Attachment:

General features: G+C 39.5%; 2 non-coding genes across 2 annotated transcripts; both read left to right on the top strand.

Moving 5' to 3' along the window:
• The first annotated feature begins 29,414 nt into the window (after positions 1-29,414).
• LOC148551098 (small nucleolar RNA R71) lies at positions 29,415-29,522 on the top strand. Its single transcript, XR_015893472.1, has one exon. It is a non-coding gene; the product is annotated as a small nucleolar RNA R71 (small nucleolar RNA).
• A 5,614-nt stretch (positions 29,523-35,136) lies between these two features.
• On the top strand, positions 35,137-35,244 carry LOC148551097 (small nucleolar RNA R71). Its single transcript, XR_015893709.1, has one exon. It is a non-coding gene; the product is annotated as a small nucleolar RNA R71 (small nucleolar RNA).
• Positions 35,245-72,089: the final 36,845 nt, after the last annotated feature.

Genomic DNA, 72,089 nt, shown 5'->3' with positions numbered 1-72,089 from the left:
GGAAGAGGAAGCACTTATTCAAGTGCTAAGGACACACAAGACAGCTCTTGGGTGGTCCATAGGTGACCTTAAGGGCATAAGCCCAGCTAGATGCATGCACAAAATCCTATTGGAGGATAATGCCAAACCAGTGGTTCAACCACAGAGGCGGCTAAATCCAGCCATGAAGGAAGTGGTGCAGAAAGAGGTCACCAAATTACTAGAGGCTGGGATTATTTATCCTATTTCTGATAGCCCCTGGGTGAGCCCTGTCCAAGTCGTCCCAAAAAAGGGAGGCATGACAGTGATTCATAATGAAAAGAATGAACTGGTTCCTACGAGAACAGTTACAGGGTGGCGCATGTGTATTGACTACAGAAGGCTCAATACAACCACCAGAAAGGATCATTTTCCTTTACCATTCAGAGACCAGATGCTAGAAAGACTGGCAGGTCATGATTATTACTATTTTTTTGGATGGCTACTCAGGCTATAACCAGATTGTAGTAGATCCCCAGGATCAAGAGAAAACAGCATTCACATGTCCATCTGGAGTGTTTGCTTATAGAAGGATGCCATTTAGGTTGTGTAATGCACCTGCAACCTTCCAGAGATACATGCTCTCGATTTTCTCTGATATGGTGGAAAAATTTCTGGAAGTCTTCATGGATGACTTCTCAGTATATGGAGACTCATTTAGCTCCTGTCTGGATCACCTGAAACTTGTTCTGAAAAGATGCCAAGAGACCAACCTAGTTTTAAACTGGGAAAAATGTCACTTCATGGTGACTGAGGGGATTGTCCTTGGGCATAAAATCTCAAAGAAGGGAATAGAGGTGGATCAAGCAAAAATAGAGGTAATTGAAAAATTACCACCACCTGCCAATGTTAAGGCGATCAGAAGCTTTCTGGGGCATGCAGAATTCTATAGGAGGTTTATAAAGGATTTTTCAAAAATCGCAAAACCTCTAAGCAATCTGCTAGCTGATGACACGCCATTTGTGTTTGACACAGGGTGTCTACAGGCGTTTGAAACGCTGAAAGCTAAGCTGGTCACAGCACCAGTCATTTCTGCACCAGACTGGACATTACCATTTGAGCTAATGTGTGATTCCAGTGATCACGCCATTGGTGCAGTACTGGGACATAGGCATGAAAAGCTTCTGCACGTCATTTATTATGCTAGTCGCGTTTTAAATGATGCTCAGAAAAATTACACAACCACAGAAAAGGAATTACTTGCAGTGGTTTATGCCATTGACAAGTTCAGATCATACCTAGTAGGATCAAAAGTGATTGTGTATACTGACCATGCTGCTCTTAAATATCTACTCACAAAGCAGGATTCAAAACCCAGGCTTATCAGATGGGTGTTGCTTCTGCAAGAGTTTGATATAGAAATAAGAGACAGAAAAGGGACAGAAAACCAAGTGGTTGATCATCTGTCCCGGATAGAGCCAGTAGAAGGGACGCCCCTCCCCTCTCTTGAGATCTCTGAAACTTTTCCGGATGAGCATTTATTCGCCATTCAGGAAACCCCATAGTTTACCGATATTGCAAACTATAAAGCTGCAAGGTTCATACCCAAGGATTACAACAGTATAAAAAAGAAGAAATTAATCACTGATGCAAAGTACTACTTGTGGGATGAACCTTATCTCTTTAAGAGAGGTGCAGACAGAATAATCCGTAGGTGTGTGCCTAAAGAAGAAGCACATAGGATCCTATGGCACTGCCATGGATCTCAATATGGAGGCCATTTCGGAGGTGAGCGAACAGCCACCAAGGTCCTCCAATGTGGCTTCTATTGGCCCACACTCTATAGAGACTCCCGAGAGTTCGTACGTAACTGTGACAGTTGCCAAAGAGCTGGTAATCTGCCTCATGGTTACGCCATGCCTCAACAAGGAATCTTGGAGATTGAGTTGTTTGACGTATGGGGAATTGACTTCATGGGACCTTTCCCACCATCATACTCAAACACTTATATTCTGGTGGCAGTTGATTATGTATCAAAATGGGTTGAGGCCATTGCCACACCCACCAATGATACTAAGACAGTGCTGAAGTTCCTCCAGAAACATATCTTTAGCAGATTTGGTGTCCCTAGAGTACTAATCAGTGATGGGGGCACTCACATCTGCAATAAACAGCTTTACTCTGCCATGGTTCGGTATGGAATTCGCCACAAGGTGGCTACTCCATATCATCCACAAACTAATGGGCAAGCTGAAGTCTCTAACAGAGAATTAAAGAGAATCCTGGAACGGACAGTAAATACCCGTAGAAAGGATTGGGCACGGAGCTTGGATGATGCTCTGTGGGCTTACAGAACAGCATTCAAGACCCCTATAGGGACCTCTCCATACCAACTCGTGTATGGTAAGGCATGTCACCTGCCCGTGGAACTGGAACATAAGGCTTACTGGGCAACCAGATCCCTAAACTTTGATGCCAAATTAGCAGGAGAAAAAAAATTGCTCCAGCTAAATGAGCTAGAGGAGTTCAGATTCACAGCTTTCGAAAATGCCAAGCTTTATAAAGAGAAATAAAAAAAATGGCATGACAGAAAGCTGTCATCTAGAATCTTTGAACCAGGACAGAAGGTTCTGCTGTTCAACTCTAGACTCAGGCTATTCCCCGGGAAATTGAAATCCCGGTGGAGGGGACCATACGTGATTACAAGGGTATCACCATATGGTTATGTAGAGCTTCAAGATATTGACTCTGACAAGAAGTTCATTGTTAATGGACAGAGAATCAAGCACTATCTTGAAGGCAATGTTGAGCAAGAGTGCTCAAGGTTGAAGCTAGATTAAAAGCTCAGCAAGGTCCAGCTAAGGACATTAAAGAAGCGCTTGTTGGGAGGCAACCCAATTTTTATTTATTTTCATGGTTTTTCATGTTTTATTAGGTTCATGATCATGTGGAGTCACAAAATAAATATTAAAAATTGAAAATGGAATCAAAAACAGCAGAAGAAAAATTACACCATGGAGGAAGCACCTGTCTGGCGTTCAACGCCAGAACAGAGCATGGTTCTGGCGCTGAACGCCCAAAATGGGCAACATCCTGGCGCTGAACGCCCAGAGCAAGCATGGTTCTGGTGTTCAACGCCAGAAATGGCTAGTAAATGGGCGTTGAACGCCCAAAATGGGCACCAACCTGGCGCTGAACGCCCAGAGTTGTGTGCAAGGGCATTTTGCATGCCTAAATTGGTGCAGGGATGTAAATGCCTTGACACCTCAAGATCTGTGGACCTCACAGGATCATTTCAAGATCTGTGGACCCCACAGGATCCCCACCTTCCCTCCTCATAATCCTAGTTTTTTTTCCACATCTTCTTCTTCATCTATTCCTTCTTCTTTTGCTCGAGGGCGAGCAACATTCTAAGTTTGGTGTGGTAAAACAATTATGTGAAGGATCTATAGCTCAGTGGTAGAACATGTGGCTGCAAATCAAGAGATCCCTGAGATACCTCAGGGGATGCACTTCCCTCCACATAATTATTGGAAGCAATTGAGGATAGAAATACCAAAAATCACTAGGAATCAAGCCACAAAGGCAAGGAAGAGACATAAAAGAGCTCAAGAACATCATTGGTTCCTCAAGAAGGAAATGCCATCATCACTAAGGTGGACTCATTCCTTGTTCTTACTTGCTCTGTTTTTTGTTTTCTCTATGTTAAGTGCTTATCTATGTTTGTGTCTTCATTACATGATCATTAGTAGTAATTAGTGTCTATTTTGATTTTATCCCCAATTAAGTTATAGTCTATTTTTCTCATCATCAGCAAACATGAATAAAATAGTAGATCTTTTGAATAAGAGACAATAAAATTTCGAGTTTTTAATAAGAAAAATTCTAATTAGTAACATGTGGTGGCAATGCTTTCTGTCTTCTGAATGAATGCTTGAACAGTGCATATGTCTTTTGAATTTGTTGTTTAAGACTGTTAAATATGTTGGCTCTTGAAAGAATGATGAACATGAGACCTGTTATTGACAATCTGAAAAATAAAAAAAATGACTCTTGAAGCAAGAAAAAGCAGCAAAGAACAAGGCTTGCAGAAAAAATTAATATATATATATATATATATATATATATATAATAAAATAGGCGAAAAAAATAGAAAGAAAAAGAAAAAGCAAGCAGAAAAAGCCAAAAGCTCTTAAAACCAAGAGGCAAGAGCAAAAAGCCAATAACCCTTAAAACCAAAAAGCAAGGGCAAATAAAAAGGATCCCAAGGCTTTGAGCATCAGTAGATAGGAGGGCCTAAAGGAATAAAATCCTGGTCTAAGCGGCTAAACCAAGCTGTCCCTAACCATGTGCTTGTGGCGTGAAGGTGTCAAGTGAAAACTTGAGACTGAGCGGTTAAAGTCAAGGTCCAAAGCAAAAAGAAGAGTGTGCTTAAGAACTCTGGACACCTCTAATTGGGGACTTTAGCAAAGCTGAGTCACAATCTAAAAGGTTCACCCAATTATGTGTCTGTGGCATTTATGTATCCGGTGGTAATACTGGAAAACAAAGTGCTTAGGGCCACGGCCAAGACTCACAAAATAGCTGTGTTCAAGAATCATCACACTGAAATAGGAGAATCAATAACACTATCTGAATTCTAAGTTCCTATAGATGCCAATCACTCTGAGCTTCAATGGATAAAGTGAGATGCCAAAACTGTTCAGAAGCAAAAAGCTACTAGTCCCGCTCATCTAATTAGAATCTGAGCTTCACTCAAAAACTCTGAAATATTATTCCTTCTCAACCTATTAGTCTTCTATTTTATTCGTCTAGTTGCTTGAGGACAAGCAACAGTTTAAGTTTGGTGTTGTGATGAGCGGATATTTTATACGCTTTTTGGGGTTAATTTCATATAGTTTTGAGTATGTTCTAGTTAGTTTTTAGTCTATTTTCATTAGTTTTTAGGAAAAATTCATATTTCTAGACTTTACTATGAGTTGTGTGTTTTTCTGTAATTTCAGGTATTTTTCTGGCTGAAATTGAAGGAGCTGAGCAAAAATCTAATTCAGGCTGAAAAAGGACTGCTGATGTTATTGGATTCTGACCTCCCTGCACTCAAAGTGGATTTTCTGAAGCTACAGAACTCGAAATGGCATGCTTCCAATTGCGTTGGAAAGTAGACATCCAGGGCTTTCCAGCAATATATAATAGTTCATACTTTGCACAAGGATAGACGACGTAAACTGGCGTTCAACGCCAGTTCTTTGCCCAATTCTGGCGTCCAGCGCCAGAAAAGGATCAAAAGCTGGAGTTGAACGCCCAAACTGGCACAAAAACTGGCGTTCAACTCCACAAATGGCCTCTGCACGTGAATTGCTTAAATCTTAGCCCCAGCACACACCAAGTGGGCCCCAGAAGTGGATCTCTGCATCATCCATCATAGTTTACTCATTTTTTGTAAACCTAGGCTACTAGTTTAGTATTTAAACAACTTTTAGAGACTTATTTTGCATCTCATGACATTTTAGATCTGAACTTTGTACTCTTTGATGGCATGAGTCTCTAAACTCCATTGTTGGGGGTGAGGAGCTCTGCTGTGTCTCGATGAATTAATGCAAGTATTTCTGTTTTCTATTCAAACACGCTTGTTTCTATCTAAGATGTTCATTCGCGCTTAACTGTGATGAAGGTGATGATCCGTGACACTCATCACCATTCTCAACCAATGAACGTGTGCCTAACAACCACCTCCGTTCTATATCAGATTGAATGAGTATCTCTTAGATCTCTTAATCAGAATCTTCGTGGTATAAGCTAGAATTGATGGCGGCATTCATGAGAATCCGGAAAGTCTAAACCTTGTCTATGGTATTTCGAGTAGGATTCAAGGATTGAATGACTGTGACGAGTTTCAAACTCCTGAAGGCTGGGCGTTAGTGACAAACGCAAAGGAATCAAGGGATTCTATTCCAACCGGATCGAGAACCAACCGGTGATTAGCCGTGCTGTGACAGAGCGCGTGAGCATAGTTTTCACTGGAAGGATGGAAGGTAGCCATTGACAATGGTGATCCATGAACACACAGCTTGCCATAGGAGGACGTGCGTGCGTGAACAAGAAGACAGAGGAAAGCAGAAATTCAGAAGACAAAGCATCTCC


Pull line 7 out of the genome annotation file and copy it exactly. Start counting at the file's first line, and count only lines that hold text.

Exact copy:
• Positions 35,245-72,089: the final 36,845 nt, after the last annotated feature.